Aid! to whip or not to whip

There are many good reasons NOT to hit a child. The current thinking is:

1) Spanking only teaches violence. Spanking is, in essence, hitting your child. If it’s okay for a parent to hit his child, then it’s okay for the child to hit another child, and to hit his child when he grows up.

2) Any behavior that could be considered spanking is more likely a child’s way of expressing anger at not having their needs met. As such, any punishment for such behavior would be unfair. Children are not very good at expressing their needs.

3) Spanking does not teach the correct desired behavior

4) Spanking causes a break in the bond between parents and children. How can a child be expected to trust a parent who hits them?

5) Spanking is a release of parental frustration; it is in no way a corrective measure for children’s behavior.

6) In a child’s mind, spanking is associated only with pain, not the antecedent behavior that caused the pain. The physical pain of spanking can turn into sexualized behavior problems.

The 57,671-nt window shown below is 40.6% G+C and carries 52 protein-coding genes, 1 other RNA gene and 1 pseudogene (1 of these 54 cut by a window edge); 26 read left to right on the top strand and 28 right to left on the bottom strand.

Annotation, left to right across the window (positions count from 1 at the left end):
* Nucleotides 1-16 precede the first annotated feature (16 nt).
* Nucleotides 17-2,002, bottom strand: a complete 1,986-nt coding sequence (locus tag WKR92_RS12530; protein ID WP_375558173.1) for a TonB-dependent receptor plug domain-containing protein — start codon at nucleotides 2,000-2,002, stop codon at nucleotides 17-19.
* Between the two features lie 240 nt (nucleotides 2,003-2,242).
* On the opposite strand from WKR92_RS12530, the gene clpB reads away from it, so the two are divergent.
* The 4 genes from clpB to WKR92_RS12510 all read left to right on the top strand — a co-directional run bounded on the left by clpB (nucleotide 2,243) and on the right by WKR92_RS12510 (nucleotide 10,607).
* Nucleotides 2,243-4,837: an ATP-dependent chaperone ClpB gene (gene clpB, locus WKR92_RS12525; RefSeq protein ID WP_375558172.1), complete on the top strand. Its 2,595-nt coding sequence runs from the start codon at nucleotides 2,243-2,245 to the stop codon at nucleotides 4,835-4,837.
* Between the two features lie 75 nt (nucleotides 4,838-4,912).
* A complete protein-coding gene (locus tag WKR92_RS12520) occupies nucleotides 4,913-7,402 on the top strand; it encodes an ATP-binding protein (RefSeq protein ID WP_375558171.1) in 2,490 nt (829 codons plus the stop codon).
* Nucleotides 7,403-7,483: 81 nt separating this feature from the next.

7) Children are fragile, even a light spanking can cause physical harm. What parents call a light spanking can be severe abuse for a child.

Basically, there is no good reason to spank or hit a child. What are some alternatives?

1) You can raise your voice; in fact, you can raise it very high to express your anger and frustration at a behavior. However, even that can be unfair if the child’s misbehavior stems from an unmet need or simply not knowing.

2) You can do everything you can to avoid the need for reprimands. Make sure you are attentive to your child’s needs. Read my series of articles You need to know parts 1 to 5 in the article library at

3) Use words instead of fists or palms. Anger management often insists that children use their words to express their feelings instead of hitting. Parents must do the same.

4) Use reason to explain to a child why a particular behavior is unacceptable. Only after the child has learned that a behavior is inappropriate and continues to engage in that behavior is it a problem. Before that, it is simply not knowing and there is no need for punishment.

5) Recognize and reward appropriate behavior. Frowns at bad behavior, even imposes some negative consequences (no TV, no dessert, no toys, etc.), but DON’T HIT YOUR CHILD!

6) Hug your child often. Let your child learn to associate human contact with something pleasurable.

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